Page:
12. Since we have gotten off topic here, I'll try to offer Estelle some advice regarding the underexposed images. Set your monitor brightness at the midpoint. I don't know what equipment you have and it has been over a decade since I've used a PC, but on a MAC there is that little light icon and you should slide it so that it is right in the middle. That will give you a good idea of how your photos will look in terms of exposure. I would also say that you need to learn to trust the histogram - and if you have a well-exposed photo that has a nice spread from light to dark, tweak your monitor's brightness settings until the photo looks correct. Read as much as you can online or in photography books about the basics and see if there are any classes in your area that you can attend. Here in the US we have community colleges (two-year institutions). Although I have a graduate degree, adults are able to sign up for classes there and that is how I learned Photoshop, studio lighting, and other helpful things taking classes over the years, especially when I started out. I was lucky enough to have worked in Manhattan for years as an attorney and needing a creative outlet took classes at ICP, the International Center for Photography in the 1980's, many years ago. I didn't start shooting professionally until I was in my 40's, which is when .I took classes locally, One of my professors at the local community college also taught there, but there are often good photographers who teach classes no matter where you live. High schools here also often have continuing education classes again that any adult can take. Perhaps you have something similar where you live? (the UK I'm guessing). I still take classes time to time, mostly to get my creative juices flowing. If your health limits you so that you don't think you can guarantee you'll be able to show up every week for a class and health or finances limit your ability to take an intensive week-long or full weekend class, the other options that are usually offered, perhaps one of the pros in your area can help. Maybe you can work with them as an assistant, make some money helping them out and learn as you go - or perhaps if you say you can't show up reliably enough, you can do some assistant work in exchange for them teaching you proper exposure and processing. Or perhaps one will look at your portfolio with you and show you how to fix the issues with your photos. I worked as a photographer's assistant 3 days a week back in the mid-2000's in the suburbs while I was shooting assignments (after taking some of the classes mentioned), for $28/hour. I'd see assistant jobs in Manhattan, where salaries tend to be significantly higher, for only $12/hour, which seemed ludicrously low to me, so like others here, I'd advise you to make sure you are paid what you are worth, and beware of who is telling you what the "going rate" is. If you are being paid to shoot by the club and then being paid additionally by individuals purchasing the photos, your actual hourly wage may be higher, but it still seems very low. I started out charging $90/hour-$750/day many years ago to shoot and $25/hour additional for processing (since I was just learning Photoshop) and charge around $250/hour now, which includes only the shoot itself and subsequent minor adjustments to images, with additional fees for major edits & of course additional fees for prints or web images or albums (I don't do weddings, just the occasional party, and shoots for local small businesses). For flat fee work, I figure my hourly rate x how many prints they want, and estimate how long it will take, then add a daily shoot rate, with a cushion, to arrive at a fee. I also do some low-paying work shooting for local magazines @ $50-$100 per photo, which is really more for advertising since it can help me get work and may give me images for stock. All of these fees are quite low, IMHO, but fees for photography have remained stagnant for some years now in my area, and health issues including the fear of not being able to show up due to chronic illnesses that can flare up, have kept me from doing more than the occasional job, so I can relate to your concerns. If I was shooting weddings or shooting more often, I'd be charging at least twice as much. I turn down people seeking cheaper options; some small businesses have come back to me, realizing you get what you pay for. Other people who really can't afford my rates, often say they wish they could afford me. I paid a young talented photographer significantly more than my usual rate for my daughter's wedding out in the midwest last year, and there were many who charged less than half her rate, but I don't see the point in paying for mediocre work, although I know many people who put price ahead of product. So, work on improving your craft and then don't be afraid to charge what you're worth. Since we have gotten so off topic here, I thought of starting another thread on what to charge for assignment work, but this seems to have gone in that direction. Back to the OP's original question. Personally, I think a willingness (or perhaps resignation) to accept lower per license prices for stock images in exchange for an overall higher RPI, is a different thing than an unwillingness to work for less than you are worth. As a young lawyer in Manhattan, my firm charged $250/hr for my work in the 1980's - and here I am charging that decades later for my photography, but society values the two skills differently, and I made the decision to do what I love, but that doesn't mean I'll just give my work away. I look at a shoot that I do for stock (mostly travel) and see how long it takes me to earn back the costs and start making a profit on it, and try to figure out the best way to make the highest RPI. If it is a shoot in a destination that I know will sell a lot, putting those photos on a site with a lower return per license but a higher return per image probably is the way to go, if I want to make a profit from that trip. If it is a still life shoot I've done at home with a concept that will sell, again, getting the highest return per image makes the most sense. If, however, I've gotten shots that I foresee selling as fine art, then my decision is different. If it is a travel shot, it might go on here as RM and it might not be uploaded as stock at all. Prosaic images aren't commodities, but I have learned that treating them as something precious really will hurt my bottom line. This is a business after all. I do not intend to be a starving artist. There are also some benefits to the micro model. I have one image that I took in 2009 that, honestly, I oversaturated, trying to give it a "stock" look and I kind of hate it now, but when I search for a particular high end destination, that photo is on the web on everything from travel sites, B&B's, nursing homes, realtor's, and even in some magazines and newspapers. It has earned me a significant sum, while others from that same destination, normally processed, have made high end travel books and sold as fine art, but it took several of those unquestionably better photos to earn as much as the "stock-y" one. I am much prouder of the better images, but that one hyper-saturated photo paid for the 4-day trip, including a stay at a lovely B&B. Its ubiquity also means that many of my photos from that destination tend to come up in a google search, and it still sells often even a decade later. Ultimately, we all need to do what works for us and what we feel comfortable with. There are people on here who said they won't sell equipment they don't use for a fraction of what it cost them on principal. I sold most of my Nikon equipment early last year, some for close to what it cost me and some for a fraction of what I paid, and bought a new Sony A7rii and some lenses. If the Nikon mirrorless cameras came out sooner, I might have kept all of it, but honestly I'm not sorry for my decision. I wish I'd upgraded to a better camera sooner, but it took me time to get to the point where I could let go of the concept of sunk costs. The photos on my hard drive are there, I shot them and have processed many (maybe not the same as sunk costs, but similar since the trips cost me money and there is the value of my time). So, if the best market for some of those images is not here licensing for $250 a pop as it might have been 5-10 years ago, then I need to put them somewhere where they will earn me less or perhaps, less per "sale" but much more overall, or they can sit on my hard drive taking up space and earring me nothing because I refuse to license them for less per "sale" than I believe they are worth. Uploading to Alamy does not insure, after all, that they won't be licensed for a few dollars. Four of my last five sales were for $6.99-$15, netting me $3.49-$7.50, and the fifth earned me $30, thanks to the new commission, about what I'd earn for a normal "extended" license on a micro site, and there is not enough volume for those small prices to add up. Looking at the images sold thread this month has been very discouraging, and convinced me that spreading my backlog of images across both this site and others is the way to go.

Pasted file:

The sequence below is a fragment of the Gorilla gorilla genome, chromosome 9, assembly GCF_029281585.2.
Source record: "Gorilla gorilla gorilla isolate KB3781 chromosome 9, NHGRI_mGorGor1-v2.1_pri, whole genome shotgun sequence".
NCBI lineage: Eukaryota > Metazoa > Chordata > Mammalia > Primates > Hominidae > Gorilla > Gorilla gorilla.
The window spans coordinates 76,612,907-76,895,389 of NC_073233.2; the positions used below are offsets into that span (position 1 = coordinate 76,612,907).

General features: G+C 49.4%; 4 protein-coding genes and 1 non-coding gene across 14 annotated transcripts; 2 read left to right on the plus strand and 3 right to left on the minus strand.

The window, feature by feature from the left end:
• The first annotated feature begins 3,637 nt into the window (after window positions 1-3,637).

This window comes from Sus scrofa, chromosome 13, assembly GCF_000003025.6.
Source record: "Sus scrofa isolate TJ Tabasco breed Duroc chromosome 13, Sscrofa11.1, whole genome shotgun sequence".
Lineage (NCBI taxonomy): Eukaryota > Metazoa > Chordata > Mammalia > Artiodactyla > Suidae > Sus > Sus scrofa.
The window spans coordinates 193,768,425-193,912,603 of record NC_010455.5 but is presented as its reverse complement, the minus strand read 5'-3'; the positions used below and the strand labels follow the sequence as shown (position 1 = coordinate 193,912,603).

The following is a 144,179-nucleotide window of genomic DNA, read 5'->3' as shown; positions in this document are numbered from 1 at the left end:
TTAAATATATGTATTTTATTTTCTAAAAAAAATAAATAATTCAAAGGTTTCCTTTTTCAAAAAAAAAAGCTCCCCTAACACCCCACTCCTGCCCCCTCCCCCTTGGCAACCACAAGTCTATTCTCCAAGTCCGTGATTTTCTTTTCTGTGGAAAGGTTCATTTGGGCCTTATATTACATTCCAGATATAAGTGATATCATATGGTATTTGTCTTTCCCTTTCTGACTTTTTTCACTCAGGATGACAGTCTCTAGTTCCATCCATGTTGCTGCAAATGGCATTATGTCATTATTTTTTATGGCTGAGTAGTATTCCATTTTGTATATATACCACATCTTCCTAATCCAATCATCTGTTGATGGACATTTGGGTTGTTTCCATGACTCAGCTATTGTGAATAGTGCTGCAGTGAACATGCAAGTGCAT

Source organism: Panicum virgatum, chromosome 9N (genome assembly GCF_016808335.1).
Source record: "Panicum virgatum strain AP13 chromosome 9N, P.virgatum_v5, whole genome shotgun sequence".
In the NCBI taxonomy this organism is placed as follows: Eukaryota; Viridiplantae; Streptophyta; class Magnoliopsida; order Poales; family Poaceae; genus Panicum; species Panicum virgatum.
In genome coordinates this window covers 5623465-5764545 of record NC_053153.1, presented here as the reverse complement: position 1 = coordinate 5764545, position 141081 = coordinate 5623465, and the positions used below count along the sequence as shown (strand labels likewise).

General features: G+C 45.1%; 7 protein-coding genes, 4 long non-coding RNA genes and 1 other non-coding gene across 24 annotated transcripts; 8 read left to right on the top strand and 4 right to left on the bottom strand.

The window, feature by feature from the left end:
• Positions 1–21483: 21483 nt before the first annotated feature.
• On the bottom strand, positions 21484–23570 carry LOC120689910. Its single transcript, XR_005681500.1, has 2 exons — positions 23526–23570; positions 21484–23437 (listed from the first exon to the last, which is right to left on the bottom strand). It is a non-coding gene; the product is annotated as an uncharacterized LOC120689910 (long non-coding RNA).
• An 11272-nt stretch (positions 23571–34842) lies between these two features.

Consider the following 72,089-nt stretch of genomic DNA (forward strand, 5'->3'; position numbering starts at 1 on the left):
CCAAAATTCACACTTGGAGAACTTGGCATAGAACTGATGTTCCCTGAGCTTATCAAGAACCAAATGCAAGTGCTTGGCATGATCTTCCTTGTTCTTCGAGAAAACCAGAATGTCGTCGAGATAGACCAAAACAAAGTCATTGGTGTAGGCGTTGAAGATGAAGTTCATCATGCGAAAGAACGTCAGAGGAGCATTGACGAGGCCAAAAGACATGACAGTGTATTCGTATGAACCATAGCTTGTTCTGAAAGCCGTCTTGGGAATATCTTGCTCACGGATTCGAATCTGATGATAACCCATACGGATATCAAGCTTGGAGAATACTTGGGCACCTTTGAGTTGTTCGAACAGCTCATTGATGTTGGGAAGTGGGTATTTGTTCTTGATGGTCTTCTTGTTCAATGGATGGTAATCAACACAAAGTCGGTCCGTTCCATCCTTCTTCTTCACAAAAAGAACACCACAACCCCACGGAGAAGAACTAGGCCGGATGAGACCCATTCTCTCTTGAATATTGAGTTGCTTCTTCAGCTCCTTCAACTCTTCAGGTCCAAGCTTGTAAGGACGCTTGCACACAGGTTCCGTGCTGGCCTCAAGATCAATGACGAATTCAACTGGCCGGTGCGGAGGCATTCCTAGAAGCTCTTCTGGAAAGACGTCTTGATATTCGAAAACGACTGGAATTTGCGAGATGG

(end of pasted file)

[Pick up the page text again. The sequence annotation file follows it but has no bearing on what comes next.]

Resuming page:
13. Sigma just announced new Sony zooms: https://www.fullexposure.photography/sigma-e-mount-lenses-sony/ EDIT: I posted too soon - it looked like there were zooms from my search and then I started reading - just two prime art lenses for now with 7 more (primes) to come and rumors of zooms in the works...
  14. You're welcome. Glad it was better than just saying "good job." Thanks for asking me to look again with a critical eye. It gives you a sense of who the other folks a=on the forum are when we really look at large parts of their portfolios - a fuller picture than just these discussions. Enjoyed getting a little more sense of who you are.